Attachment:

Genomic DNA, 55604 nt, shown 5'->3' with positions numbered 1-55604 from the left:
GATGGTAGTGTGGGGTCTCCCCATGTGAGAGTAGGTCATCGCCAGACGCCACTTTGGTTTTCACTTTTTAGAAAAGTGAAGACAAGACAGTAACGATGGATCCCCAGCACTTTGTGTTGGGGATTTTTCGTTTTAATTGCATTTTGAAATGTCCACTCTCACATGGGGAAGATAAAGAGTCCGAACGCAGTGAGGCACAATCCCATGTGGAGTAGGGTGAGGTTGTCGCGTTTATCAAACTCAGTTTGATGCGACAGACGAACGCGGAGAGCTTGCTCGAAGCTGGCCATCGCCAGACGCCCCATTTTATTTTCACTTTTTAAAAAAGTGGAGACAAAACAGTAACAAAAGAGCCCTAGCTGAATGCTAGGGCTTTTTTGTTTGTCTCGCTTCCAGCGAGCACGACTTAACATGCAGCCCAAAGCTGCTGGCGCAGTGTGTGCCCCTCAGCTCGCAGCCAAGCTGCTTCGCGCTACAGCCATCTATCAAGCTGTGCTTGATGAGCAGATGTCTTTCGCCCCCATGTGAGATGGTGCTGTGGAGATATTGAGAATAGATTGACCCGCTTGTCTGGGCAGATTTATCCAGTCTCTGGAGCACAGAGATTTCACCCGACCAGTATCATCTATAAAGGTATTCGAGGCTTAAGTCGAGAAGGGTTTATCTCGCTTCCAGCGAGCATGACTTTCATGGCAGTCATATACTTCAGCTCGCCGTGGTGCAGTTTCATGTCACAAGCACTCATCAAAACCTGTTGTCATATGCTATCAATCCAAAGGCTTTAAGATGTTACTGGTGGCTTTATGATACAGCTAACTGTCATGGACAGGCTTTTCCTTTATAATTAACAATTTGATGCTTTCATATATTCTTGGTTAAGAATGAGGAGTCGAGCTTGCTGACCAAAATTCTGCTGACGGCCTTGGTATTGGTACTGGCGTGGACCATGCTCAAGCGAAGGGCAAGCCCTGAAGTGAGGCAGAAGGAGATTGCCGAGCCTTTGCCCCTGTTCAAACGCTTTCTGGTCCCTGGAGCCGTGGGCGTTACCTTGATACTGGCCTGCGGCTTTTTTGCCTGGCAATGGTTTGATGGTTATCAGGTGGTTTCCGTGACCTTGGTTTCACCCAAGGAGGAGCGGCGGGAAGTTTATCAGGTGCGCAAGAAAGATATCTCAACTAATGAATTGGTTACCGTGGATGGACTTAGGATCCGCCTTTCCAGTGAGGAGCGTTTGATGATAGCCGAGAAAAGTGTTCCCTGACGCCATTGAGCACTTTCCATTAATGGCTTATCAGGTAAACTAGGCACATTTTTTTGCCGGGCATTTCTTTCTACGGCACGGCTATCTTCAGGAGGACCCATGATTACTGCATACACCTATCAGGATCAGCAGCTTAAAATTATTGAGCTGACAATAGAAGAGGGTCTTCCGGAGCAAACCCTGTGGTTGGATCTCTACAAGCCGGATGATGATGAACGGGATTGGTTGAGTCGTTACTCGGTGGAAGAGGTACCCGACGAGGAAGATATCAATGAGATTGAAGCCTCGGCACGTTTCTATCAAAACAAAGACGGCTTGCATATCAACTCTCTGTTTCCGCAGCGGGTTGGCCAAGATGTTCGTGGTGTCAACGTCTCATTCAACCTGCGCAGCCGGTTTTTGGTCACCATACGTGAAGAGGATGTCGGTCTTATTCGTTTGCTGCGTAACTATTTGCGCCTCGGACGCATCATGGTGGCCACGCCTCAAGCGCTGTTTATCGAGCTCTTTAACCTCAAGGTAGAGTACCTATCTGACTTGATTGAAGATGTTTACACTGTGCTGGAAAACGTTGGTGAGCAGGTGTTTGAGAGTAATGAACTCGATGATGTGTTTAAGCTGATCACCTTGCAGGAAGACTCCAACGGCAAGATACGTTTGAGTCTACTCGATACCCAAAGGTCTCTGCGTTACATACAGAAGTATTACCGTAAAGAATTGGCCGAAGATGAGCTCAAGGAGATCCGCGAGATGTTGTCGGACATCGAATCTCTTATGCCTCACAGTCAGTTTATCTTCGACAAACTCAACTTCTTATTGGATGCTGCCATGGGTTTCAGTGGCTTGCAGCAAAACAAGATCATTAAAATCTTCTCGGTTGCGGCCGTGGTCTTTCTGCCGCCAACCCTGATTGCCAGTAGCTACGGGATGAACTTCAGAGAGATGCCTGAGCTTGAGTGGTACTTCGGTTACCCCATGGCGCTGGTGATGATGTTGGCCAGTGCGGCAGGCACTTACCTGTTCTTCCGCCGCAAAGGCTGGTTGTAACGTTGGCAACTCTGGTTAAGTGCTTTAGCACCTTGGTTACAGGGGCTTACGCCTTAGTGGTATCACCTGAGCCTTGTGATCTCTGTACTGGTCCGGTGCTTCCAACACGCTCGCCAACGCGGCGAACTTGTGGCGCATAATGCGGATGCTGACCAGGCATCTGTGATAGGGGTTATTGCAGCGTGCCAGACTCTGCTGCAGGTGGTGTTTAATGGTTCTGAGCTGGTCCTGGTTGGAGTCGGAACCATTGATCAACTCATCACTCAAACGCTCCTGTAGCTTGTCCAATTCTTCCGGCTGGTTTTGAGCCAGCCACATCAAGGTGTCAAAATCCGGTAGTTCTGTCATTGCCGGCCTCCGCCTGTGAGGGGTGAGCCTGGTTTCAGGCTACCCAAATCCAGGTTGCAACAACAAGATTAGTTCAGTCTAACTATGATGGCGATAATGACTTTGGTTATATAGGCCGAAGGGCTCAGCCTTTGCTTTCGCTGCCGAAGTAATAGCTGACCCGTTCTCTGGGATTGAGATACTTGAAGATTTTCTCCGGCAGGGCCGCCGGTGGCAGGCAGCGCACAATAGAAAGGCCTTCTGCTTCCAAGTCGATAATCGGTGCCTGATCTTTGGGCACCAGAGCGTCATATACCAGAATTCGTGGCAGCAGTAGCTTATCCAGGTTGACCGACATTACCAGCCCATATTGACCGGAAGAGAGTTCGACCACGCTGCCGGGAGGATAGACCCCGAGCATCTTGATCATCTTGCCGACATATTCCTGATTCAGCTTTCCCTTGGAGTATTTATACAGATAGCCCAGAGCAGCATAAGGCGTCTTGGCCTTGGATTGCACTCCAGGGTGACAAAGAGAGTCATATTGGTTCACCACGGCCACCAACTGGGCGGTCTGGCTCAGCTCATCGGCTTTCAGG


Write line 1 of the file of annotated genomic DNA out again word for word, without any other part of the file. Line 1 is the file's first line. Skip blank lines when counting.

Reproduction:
Genomic DNA, 55604 nt, shown 5'->3' with positions numbered 1-55604 from the left: